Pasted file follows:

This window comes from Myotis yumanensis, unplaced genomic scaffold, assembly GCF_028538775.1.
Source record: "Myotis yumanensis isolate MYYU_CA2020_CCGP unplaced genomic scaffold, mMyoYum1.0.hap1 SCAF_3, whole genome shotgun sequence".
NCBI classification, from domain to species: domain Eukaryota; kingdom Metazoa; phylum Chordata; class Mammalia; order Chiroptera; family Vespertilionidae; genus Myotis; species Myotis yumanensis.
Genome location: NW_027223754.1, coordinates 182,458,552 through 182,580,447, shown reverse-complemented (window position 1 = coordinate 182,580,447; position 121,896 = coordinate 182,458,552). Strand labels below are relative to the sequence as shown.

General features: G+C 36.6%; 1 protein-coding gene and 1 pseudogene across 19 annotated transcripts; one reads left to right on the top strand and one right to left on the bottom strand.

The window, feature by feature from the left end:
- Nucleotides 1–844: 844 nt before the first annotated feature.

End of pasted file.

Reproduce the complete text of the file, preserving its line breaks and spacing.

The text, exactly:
This window comes from Myotis yumanensis, unplaced genomic scaffold, assembly GCF_028538775.1.
Source record: "Myotis yumanensis isolate MYYU_CA2020_CCGP unplaced genomic scaffold, mMyoYum1.0.hap1 SCAF_3, whole genome shotgun sequence".
NCBI classification, from domain to species: domain Eukaryota; kingdom Metazoa; phylum Chordata; class Mammalia; order Chiroptera; family Vespertilionidae; genus Myotis; species Myotis yumanensis.
Genome location: NW_027223754.1, coordinates 182,458,552 through 182,580,447, shown reverse-complemented (window position 1 = coordinate 182,580,447; position 121,896 = coordinate 182,458,552). Strand labels below are relative to the sequence as shown.

General features: G+C 36.6%; 1 protein-coding gene and 1 pseudogene across 19 annotated transcripts; one reads left to right on the top strand and one right to left on the bottom strand.

The window, feature by feature from the left end:
- Nucleotides 1–844: 844 nt before the first annotated feature.